Conformation once more that the Main Stage is to be avoided. Getting tired of hearing the word ‘seminal’.
Whole load of young British Psychedelic Rock bands here and I’m rather enjoying them. These guys, however, are a work in progress.
James Yorkston
Scottish crooner who delivered a lovely set of songs in the dappled woods. We sat on a log with a pint of cider and all was well with the world.
The Great Tax Robbery
Poor debate by a Private Eye journalist and ex-VAT inspector about our failure to sole this obvious problem. They were keen to blame the robber capitalists, but the’ incompetence  and no longer fit for purpose’ state of the HMRC was evident. I asked a question to try and enliven the debate “Do you think that tax evasion has infected Middle England, with tens of thousands of teachers tutoring for cash, paying builders in cash and putting spouses on the books of small businesses?” In other words, the people in this tent have long broken the laws on tax, we’ve just grown used to it and that’s why the politicians are so laissez faire about the whole thing. Bullshit replies about how it’s all about context. Minutes earlier they had all agreed it was a serious matter of morals and principle. Oh well.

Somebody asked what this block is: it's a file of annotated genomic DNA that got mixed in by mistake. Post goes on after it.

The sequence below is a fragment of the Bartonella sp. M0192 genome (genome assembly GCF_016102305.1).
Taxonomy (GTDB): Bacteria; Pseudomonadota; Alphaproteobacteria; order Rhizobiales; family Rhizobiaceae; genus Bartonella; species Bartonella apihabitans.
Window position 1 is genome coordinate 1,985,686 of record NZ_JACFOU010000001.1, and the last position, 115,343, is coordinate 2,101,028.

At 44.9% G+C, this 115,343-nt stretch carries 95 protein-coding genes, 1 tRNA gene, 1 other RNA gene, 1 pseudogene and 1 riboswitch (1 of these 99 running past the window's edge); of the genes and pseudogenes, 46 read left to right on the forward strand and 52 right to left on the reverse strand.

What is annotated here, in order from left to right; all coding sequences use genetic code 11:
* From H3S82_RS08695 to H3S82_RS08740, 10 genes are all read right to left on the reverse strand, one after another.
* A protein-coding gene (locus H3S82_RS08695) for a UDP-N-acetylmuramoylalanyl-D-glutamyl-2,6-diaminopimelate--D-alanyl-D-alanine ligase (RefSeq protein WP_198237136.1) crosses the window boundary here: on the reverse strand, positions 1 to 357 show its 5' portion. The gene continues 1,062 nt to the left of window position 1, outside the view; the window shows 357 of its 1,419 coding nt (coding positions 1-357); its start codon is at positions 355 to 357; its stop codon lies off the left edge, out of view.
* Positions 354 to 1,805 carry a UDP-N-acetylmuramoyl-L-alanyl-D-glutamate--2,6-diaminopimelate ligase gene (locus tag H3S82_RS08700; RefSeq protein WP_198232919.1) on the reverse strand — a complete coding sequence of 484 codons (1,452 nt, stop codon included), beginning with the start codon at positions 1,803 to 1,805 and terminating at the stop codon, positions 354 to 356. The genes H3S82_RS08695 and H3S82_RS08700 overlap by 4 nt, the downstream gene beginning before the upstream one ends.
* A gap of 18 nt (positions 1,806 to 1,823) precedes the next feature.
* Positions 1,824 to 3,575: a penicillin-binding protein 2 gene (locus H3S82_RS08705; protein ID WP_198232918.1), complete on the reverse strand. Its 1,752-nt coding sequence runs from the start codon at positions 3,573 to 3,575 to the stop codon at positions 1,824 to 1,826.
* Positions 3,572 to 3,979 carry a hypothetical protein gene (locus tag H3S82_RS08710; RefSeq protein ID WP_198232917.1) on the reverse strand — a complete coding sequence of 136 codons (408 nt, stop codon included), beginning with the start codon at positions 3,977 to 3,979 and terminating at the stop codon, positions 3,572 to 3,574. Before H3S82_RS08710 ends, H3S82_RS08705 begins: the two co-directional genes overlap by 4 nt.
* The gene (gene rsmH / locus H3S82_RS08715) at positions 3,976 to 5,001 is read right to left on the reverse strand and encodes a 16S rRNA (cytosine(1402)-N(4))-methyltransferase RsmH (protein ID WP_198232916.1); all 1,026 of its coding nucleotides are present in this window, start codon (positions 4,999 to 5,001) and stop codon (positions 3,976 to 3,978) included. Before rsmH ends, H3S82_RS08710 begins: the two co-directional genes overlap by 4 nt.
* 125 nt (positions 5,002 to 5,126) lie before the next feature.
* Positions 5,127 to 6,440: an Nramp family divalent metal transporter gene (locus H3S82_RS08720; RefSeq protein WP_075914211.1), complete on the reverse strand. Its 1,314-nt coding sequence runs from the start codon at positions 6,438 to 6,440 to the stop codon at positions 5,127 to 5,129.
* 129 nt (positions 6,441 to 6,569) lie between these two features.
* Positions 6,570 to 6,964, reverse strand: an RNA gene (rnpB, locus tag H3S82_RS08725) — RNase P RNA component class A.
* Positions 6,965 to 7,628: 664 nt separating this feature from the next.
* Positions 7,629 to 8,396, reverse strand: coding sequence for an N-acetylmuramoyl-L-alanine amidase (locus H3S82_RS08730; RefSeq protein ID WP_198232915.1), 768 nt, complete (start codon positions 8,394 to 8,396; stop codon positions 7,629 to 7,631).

Another psychedelic rock band and well worth the walk to the woods.
James Blake
Fantastic set in the early evening sunshine.
Eddie Izzard
Getting a bit formulaic is old Eddie, although he may well be focussing less on laughs and more on the Mayoral election. He could just edge it. Still funny as fuck though.
My son recommended this and it was MENTAL. Big Tent wet bonkers with a mixture of R&B and club music that’s just great fun. Now if you get me dancing, you know that its music gold!
Hung around for another recommendation from my son, and as I had on my dancing feet, absolutely loved the White Light/White Noise beats of these brothers ( a lot of brothers on stages this year).
The Foals
Not a great fan but went up to see the final half hour of their set and was impressed. Great way to end three days of unadulterated fun and escapism. See you all next year.

Monday, July 15, 2013

World War Zzzzzz